“A little dirt never hurt anybody.” We heard that often while growing up. We were raised outdoors, although we always had a roof over our heads. We were encouraged by our parents to “play outside.” We had no television, phones were permanently attached to the wall with a long cord and cell phones and internet were not even a concept. We kept shotguns for hunting (and according to my father, to be used if a man came courtin’ one of his daughters), tons of fishing poles and accessories, garden tools, you name it. My mother would always say, “A little dirt never hurt anybody.” Looking back on my simple childhood, I have to admit that my mom was right. As a matter of fact, not only does dirt not hurt anyone, it actually helps! A child playing in the dirt (and youngsters have a tendency to even want to eat/taste it), an adult digging their hands in the dirt to plant their gardens, has numerous benefits – both physically to build up the developing immune system, and psychologically to get one’s soul connected tightly with nature. Why is it that children have no aversion to getting as dirty as possible, running headlong into a mud puddle, jumping into a pile of fallen leaves, playing in the rain, making mud pies, climbing trees, collecting earthworms and catching fireflies in glass jars in the summer time? That’s the natural order of things. It’s good for them! Parents and grandparents… please let your children get dirty! A little dirt never hurt anyone.
As an adult, I reflect on my life both past and present, and am thankful for the natural order of things. We grew up in a time where mandatory childhood vaccines were non-existent. When chicken pox hit the town, moms would purposely send their children to another’s home for a “pox party” so everyone would get it and be done with it. We developed a very, very strong immune system the natural way. Autism, ADD, ADHD, Ridellan, et.al. were unheard of. In the classrooms across America, hyperactive boys and daydreaming girls were just labeled as “all boy” or “typical girl…” and parents and teachers alike would band together collectively to steer the child into a learning process/environment that suited them, even allowing the student(s) to switch to a different teacher if they were not succeeding under a particular environment. Their goal was to allow the children to learn the best way they knew how, and for the most part, parents and teachers were unified in that directive. It makes my heart ache to see the educational environment where the children of today find themselves: treated like cattle with the same learning environment, same pace, same curriculum, same subjects of indoctrination, behind an oppressively drugged and vaccinated prison of peers. No wonder homeschooling has been the best and growing choice for parents across this nation. I say more power to those parents! You are making a sacrifice for your children that will make an incalculable difference for generations to come. Keep it up!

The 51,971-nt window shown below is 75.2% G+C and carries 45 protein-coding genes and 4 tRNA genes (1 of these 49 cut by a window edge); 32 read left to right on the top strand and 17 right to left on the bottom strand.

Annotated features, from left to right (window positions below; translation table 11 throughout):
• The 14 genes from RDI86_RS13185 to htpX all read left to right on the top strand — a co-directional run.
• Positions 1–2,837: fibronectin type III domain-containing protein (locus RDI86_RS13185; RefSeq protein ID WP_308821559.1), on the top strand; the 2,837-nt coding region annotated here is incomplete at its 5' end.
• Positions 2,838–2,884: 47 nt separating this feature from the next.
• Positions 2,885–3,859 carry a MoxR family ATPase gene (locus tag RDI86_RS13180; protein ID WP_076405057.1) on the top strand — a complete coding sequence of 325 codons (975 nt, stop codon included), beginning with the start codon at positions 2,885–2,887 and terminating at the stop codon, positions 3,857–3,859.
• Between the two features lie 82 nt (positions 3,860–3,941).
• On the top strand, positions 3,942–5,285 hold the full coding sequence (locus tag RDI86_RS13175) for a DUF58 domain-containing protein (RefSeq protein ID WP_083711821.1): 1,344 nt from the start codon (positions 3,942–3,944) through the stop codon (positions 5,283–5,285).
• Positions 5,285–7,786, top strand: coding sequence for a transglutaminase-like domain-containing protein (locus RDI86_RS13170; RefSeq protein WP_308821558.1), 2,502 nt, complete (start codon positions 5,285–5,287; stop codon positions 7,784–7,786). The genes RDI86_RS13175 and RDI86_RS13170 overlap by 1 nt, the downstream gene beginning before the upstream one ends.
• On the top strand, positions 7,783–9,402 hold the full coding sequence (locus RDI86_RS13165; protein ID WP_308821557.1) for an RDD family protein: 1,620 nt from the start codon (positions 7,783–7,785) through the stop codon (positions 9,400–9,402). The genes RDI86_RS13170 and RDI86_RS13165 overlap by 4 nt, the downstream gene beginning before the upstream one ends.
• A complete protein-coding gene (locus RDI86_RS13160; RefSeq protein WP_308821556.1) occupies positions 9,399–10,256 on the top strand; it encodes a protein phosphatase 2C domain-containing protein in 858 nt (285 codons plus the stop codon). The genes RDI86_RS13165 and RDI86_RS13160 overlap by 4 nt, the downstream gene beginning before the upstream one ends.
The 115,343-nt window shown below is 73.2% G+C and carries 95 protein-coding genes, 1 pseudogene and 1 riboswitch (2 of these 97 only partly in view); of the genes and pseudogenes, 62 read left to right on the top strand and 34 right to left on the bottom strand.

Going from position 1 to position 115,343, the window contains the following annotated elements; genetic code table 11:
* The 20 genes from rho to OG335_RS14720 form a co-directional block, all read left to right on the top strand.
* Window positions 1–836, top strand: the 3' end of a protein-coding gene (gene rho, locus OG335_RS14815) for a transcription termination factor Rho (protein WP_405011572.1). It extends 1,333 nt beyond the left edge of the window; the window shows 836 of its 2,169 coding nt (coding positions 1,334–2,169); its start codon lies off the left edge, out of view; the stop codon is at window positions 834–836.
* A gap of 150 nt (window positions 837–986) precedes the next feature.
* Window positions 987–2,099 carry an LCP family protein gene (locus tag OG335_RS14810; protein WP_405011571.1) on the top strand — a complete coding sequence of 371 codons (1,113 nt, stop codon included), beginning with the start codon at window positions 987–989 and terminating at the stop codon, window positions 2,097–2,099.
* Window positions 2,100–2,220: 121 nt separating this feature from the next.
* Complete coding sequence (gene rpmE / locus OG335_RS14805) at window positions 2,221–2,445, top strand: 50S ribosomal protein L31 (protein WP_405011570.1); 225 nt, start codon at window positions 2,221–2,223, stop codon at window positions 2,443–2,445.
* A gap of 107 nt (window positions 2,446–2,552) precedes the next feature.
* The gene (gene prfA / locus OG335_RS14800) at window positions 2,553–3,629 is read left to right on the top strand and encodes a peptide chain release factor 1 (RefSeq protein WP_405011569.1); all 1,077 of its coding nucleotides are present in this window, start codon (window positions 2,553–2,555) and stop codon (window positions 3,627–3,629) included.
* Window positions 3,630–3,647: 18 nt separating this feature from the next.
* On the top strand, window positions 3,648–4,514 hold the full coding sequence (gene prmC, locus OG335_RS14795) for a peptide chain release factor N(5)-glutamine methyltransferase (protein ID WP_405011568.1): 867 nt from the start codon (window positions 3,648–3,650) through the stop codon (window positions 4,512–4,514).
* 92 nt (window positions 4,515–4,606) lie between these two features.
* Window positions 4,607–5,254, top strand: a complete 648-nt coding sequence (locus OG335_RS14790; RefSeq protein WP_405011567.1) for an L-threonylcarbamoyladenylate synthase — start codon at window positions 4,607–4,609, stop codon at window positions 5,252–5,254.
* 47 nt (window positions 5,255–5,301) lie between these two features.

Living simply with a deep connection to nature, a knowledge of where your food comes from, life, death, growth and/or lack thereof of the natural environment cannot be replaced by being hunched over a video game controller or a mobile phone. Grow your own food, learn to preserve it, take some time to slow down and just observe. Nature teaches you all sorts of things if you’ll but listen.
With springtime in full swing and summer fast approaching, I have been outdoors tilling, planting, taking care of our livestock, our two dogs and a cat, all the while still working part time for a company, “punching a time clock” so-to-speak. Although I am fortunate to be able to work from home, my husband has to commute every day to and from a windowless office for his full-time job and still help with all the homestead chores. Trying to balance homesteading life and a job is a tough assignment to be sure. We are so grateful for any helping hand we can procure when we need it. Being out in nature has its drawbacks, too: bug bites, ticks, snakes, wildlife that drools at the sight of your chickens, critters that trample and eat your garden veggies, etc. You’ll come away with sunburns, bumps, bruises, a plethora of bites all over your body, sore muscles and an aching back. But that’s the natural order of things! To me, those little inconveniences pale by comparison to the rich and diversified benefits. Growing your own food, learning to be self-sustaining, learning to forage and make your own herbal medicines, hunting for wild edibles, fishing, or just sitting by the creek/lake/river and contemplating everything around you, is payment enough!
We long to be able to quit our “9-5” jobs and just homestead full-time, but at present that’s not feasible. But believe me, when/if the time comes where we can no longer work (whatever the reason might be) we are ready to throw ourselves into this simple and natue-based life with all our might and ability.
After all…that’s just the natural order of things.